The Maker: Justin Hill, Eastaboga Bee Company, Eastaboga
On a couple of hundred acres in eastern Alabama, a young farmer is sidestepping the family cattle business to dip his hand in the honeypot — literally.
Six years ago, Justin Hill started the Eastaboga Bee Company and is now producing some of the best honey in the state.
Hill, 30, didn’t start out to be a beekeeper. For four generations, his family has raised cattle on land in Eastaboga.
“I always knew I didn’t want to be inside. A cubicle sounds like hell to me,” he says.
“I wish I could say I had a childhood passion for bees. I killed a lot of bugs with a magnifying glass, but that doesn’t count,” he adds with a laugh.
He started keeping bees as a way to grow the farm. Getting more cows meant getting more land – and that wasn’t in the plan. “I think diversification on farms is so much more important these days. Farming is so much harder,” Hill says. “Whether you’re row-cropping or raising cattle, you can’t be a one-crop person. The market is too volatile. All it takes is one weather hiccup and you’re out of business.”
Hill started with a couple of hives about six years ago and leaned heavily on the knowledge of other more wizened beekeepers throughout the state. “After a while, I’m sure people would see my number pop up and think, ‘Oh, Lord …,’” he says.
Hill continued to add more hives. A year into it, he realized, “Man, I’ve got a lot of bees.” Now, he maintains one of the most productive hive systems in the state.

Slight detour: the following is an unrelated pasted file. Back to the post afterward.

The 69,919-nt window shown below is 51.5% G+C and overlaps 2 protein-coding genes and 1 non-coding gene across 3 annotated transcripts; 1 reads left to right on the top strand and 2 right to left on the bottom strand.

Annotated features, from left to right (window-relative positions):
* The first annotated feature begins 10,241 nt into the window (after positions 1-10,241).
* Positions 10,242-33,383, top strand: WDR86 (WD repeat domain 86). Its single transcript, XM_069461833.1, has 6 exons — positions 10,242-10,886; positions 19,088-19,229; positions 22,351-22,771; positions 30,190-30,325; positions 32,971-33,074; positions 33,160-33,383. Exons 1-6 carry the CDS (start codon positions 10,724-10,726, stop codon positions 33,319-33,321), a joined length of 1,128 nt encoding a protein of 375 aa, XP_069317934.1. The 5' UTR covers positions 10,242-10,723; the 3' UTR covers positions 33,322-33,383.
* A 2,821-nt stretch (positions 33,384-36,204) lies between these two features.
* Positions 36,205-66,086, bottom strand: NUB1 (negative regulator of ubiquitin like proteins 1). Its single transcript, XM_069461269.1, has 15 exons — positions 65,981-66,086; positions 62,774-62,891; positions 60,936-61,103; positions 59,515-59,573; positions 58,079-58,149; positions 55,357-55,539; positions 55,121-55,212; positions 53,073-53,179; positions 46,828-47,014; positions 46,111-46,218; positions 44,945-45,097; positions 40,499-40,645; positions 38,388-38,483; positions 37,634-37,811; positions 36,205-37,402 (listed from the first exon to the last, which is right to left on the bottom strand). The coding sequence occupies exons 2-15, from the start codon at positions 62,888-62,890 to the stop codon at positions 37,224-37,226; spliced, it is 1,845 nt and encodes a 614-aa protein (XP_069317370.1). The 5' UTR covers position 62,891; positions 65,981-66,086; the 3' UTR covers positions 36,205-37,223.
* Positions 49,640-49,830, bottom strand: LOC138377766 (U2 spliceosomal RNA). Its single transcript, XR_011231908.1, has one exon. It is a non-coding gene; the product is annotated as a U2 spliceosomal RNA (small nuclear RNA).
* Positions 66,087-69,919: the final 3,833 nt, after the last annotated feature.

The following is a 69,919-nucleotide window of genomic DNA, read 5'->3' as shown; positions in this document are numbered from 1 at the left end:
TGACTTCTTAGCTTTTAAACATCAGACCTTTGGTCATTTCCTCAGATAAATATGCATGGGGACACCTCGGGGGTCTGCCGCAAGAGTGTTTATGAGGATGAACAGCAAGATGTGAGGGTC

When asked if he’s ever been stung, he says, “I got stung this week. I can’t even tell you how many times I’ve been stung.” But he says it’s more annoying than painful.
“When a bee stings you, it dies and lets off a pheromone that sends a signal to the hive that says ‘Hey, there’s danger and I just gave my life to defend the hive.’ So you’re just left with an angry hive,” he says. “The tone changes when they get mad – from a low-frequency buzz to a high-frequency buzz – and normally they’re really docile.”
Much like environmental factors play an important role in the taste of wine, the land around the hives directly influences the flavor of the honey. Hill’s bees tend to get into clover, privet hedge, thistle and soybeans. “They also like the neighbors’ pool pretty good,” he said, laughing. The result is a rich, golden nectar with a sweetness, less musky than a sourwood honey.
And just as Hill wanted to diversify the family farm, he’s also expanding his product line. “We’re a bee company, but we don’t sell a whole lot of bees,” he says.
The Product: Wildflower Honey
Eastaboga Bee Company still sells mostly honey, but it also produces wood polish, leather creams, lip and hand balms, honey barbecue sauce and honey mustard. “If it’s made with honey or beeswax, we probably make it,” Hill says.
And now, breweries such as Railyard and Cheaha and restaurants from The A&P Social in Montgomery to barbecue joints are incorporating his honey in their own brews and dishes. If you’ve tried the Cheaha honey blonde, you’ve had a taste of the Eastaboga Bee Company goods.
Sold online and at farmers markets, such as Pepper Place in Birmingham, and in Anniston, Leeds and Pell City.
Take Home: Wildflower Honey, $7
Alabama Makers explores the artisans, crafts people, carpenters, cooks, bakers, blacksmiths, designers and others making original and extraordinary items in our state. If you know an Alabama Maker, let us know at [email protected]